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Nine-sided bottle


Artwork Details

Nine-sided bottle
late 19th century
stoneware with dark brown glaze
7 11/16 x 3 7/8 x 3 7/8 in. (19.5 x 9.8 x 9.8 cm)
Gift of Bruce and Inta Hasenkamp and Museum purchase made possible by Elder and Mrs. Sang-Yong Nam


This tall-necked bottle was thrown on a wheel and then shaved with a sharp metal or bamboo knife into facets. Faceting allows a less-than-skillful potter to remove some of the excess weight from a thickly potted vessel. In Korea, it became an aesthetic end in itself and is found in porcelains as well as village wares. Interestingly, in brown-glazed wares the number of facets is usually an odd number, while in porcelains it is most often an even number.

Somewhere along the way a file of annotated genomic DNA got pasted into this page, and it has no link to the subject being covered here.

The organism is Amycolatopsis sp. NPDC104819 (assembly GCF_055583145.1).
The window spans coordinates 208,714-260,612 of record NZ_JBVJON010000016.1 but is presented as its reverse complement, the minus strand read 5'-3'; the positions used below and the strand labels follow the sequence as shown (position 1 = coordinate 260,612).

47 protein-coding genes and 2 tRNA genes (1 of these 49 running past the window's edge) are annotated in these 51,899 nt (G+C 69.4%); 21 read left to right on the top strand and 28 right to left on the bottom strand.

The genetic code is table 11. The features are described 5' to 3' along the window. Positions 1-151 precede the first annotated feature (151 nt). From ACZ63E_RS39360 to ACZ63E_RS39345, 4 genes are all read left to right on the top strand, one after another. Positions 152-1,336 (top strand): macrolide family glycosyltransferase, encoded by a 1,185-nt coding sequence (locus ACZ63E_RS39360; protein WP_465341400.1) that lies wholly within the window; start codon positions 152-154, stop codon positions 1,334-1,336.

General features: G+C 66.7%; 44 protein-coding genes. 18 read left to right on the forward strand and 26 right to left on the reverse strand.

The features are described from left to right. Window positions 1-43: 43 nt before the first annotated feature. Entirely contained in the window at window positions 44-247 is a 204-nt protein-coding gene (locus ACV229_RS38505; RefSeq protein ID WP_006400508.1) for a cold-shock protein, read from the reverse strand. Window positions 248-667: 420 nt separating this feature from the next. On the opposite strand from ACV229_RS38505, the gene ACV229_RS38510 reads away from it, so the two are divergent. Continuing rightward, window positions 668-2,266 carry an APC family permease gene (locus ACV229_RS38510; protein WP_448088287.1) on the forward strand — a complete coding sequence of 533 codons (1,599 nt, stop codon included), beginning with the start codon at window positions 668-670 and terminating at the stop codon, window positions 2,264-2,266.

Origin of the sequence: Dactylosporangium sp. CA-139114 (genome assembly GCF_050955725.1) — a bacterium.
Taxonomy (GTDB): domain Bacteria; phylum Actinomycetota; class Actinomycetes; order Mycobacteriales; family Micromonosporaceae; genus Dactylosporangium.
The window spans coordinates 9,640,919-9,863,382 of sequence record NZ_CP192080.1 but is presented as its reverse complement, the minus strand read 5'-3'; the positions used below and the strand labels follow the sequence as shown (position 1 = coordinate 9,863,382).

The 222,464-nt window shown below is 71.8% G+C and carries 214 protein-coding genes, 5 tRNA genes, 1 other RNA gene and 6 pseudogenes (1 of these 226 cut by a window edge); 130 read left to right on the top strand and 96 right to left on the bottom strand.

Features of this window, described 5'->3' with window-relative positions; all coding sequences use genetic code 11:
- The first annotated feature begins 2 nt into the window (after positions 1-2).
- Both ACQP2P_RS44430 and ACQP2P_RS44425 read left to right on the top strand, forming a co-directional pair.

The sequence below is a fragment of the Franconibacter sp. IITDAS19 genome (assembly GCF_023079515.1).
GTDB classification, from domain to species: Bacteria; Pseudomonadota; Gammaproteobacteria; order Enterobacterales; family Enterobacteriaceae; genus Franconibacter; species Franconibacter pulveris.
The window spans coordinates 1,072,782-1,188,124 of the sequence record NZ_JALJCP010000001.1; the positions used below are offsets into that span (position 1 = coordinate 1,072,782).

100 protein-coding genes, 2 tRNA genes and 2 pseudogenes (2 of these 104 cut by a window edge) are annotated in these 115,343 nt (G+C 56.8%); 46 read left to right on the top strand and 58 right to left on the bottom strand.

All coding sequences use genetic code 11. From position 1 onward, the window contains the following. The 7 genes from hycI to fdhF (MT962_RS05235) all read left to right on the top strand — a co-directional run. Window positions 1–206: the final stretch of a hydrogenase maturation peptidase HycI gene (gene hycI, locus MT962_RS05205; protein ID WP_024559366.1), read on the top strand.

Maribeth Graybill, The Enduring Art of the Korean Potter, December 12, 2004-November 6, 2005

Physical Description:

This brownish black bottle was made from porcelain clay coated in brownish-black glaze. The high-iron content of the glaze has given it a black shade. Sand has been removed from the clay, giving it a smooth texture. Coarse sand spurs were used during firing. The glaze is well fused and the surface is glossy. It remains intact and undamaged.
[Korean Collection, University of Michigan Museum of Art (2014) p.212]

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